Not a whole lot to say here. I liked that there were multiple, extremely capable female characters--indeed, they were the most important characters in the story. Given the setting, I was unsurprised to find no PoC, and relationships/attractions are not mentioned in this story at all so I can't say anything about LGBT+ inclusion. I don't really have a problem with the diversity here though, because it IS a very short story with very few major characters. 




This book was a "meh" for me. It definitely had elements I enjoyed--the main character, the climax, the writing--but overall, I just didn't feel particularly pulled to read more. It's a good twist on the Sword & Sorcery quest archetype and I didn't feel it had any particular major faults. If you like this type, I'd recommend it. But ultimately my ambivalence towards Jon Snow plots, the not-quite-high-enough tension, and the feeling of disconnect I had to the rest of the land have me setting it down as a "meh" rather than as a "YES". But I can definitely see another reader enjoying this book.

Sunday, August 28, 2016

#ReadThemAllThon Mini Review: Don't Cry, Tai Lake by Qiu Xiaolong

Here's the first mini-review for books I read during the #ReadThemAllThon! Unfortunately I move in a week, so it's unlikely I'll be able to get to the rest of the books planned :( Poor Bulbasaur, I tried!

Star Rating: * 1/5 Stars

Title: Don't Cry, Tai Lake
Author: Qiu Xiaolong
Genre: Mystery
Review by Silicon
Chief Inspector Chen Cao of the Shanghai Police Department is offered a bit of luxury by friends and supporters within the Party – a week’s vacation at a luxurious resort near Lake Tai, a week where he can relax, and recover, undisturbed by outside demands or disruptions. Unfortunately, the once beautiful Lake Tai, renowned for its clear waters, is now covered by fetid algae, its waters polluted by toxic runoff from local manufacturing plants. Then the director of one of the manufacturing plants responsible for the pollution is murdered and the leader of the local ecological group is the primary suspect of the local police. Now Inspector Chen must tread carefully if he is to uncover the truth behind the brutal murder and find a measure of justice for both the victim and the accused.


Ah sexism, we meet again ... I didn't like this book.

Let's talk about the good first. 

This is an #ownvoices diverse mystery book set in Wuxi, China. It is very immersive in Chinese culture. There's no Westerners, no suggestion of "white dude saves everyone" (WOOHOO), it has amazing food descriptions that made me really hungry, and I liked seeing the city through the eyes of Inspector Chen.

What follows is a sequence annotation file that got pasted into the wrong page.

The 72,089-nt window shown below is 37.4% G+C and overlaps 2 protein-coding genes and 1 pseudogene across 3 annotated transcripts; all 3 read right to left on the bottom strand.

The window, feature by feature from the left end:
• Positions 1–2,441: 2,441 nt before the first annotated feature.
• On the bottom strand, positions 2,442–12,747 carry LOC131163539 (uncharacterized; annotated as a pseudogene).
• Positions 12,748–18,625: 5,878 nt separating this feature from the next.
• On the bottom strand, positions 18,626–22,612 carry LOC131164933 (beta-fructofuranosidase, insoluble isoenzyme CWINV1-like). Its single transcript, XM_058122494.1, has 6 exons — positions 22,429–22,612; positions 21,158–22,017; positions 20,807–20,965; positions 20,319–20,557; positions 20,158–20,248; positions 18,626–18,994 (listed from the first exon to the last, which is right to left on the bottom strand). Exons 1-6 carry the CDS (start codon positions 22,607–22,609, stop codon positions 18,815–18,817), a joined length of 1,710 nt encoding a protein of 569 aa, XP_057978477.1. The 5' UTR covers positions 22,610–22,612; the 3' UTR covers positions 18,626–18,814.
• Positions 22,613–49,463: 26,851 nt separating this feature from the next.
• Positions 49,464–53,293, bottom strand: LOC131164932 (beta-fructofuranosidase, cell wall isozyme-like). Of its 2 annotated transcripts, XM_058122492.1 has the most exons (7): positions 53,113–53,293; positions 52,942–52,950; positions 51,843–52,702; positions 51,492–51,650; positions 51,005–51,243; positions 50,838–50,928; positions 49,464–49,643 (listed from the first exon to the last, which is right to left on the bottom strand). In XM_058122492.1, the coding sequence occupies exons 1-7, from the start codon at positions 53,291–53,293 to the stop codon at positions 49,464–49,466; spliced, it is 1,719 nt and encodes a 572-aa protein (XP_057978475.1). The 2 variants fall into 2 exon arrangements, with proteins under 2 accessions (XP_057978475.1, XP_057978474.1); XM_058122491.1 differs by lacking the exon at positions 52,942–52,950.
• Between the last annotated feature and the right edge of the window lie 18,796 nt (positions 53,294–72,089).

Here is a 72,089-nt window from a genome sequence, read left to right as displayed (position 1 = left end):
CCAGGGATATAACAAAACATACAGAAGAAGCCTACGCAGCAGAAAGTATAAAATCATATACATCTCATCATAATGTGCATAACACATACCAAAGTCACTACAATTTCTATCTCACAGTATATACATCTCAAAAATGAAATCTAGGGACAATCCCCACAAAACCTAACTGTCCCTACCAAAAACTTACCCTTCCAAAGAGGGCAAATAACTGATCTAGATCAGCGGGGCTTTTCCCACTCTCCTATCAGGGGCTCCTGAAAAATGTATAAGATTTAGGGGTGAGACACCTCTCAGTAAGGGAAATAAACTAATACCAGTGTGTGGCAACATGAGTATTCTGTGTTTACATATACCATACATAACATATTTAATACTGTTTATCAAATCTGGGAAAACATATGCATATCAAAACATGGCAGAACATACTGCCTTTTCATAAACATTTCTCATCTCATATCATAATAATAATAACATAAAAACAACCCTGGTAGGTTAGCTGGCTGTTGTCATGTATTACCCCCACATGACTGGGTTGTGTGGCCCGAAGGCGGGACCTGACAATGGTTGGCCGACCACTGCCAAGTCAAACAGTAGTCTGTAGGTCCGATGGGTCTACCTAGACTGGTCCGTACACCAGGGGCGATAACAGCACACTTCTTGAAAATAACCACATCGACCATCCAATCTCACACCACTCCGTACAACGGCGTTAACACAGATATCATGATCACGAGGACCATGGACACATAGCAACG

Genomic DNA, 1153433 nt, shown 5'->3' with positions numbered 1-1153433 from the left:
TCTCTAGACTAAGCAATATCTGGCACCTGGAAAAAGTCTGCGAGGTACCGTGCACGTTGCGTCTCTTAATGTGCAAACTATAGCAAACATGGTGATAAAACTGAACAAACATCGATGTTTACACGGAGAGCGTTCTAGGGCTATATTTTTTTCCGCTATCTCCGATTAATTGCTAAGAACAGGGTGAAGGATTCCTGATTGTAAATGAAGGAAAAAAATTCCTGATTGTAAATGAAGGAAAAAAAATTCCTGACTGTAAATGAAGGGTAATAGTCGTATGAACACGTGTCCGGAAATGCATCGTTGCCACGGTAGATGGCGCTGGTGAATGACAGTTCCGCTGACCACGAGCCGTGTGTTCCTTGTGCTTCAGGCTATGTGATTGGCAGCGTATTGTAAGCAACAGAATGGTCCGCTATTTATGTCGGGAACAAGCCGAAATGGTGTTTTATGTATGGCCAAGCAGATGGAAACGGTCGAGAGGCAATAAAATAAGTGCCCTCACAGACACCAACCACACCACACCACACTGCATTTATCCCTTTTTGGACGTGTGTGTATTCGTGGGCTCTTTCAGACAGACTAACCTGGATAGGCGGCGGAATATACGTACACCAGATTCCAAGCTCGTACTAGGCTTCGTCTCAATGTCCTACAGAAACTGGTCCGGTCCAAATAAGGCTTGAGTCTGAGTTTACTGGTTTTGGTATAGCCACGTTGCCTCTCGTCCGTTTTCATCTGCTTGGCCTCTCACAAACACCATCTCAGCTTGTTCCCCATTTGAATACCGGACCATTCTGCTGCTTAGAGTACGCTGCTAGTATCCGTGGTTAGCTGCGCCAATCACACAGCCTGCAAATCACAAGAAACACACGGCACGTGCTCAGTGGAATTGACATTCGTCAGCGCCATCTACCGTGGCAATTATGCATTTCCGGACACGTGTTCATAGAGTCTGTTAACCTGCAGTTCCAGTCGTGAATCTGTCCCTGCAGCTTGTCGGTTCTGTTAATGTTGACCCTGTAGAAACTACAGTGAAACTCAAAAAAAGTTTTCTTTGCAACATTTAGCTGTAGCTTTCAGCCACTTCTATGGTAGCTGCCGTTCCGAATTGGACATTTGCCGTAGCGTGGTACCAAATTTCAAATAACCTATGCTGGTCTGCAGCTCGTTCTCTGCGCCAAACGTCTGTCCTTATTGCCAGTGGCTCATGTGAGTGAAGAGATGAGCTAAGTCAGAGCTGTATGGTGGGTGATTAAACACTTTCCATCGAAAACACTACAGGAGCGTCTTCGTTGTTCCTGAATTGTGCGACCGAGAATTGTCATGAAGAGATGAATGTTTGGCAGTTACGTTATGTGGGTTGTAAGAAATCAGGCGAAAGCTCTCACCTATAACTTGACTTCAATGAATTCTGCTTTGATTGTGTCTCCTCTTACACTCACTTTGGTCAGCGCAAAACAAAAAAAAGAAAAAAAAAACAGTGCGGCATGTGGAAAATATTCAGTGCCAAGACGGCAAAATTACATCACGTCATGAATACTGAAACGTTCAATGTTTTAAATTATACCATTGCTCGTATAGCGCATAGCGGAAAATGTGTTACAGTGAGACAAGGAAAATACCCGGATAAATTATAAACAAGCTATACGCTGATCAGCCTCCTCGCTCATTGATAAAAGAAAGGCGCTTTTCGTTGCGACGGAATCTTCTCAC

Now the bad.

The mystery sucked. From the start of the book, I was wondering "why didn't they ask X?", and, well, X was the murderer. I'm horrible at figuring out mysteries, so it was a disappointment that my first guess was indeed correct (I get Miss Fisher mysteries wrong fairly regularly. I'm pretty bad).

The book is rather obviously focused at a non-Chinese audience--which is not necessarily a bad thing, but definitely took me out of the story a few times. It has a lot of extremely simplified explanations for things, for example:
"You haven't eaten, have you, Chen?"

It was a conventional greeting Chinese people made when running into each other on the street.
I personally disliked the abundance of poetry snippets. I want my clues, dammit!

And oh, the sexism. Put on your flame-retardant lab coat, I am going to set something on fire.

The book features one female character, Shanshan, who is--SURPRISE--young, beautiful, intelligent, kind, caring, nurturing, and THE LOVE INTEREST. She's a fucking FLING for Inspector Chen! She's also a suspect. NO. JUST NO. I was SO pissed at this development. They go on dates! Pour out their deepest thoughts to each other! Instantly fall in love! She sees him as her protector! ARGH.

Really really mad because this woman is a fucking ENVIRONMENTAL ENGINEER. She works at the company whose CEO is murdered. She is a LEGITIMATE SUSPECT and probably had HELLA CLUES (not to mention: FUCKING INTELLIGENT and RESILIENT) but dude was waaaay more concerned with how pretty and understanding she was than asking for her expertise--which he does, but really more because he wanted to take her on a date. So. Pissed.

The only reason I finished this book was to see if Shanshan was playing Chen all along in a masterful game of manipulation. Sadly, no.

Not recommended.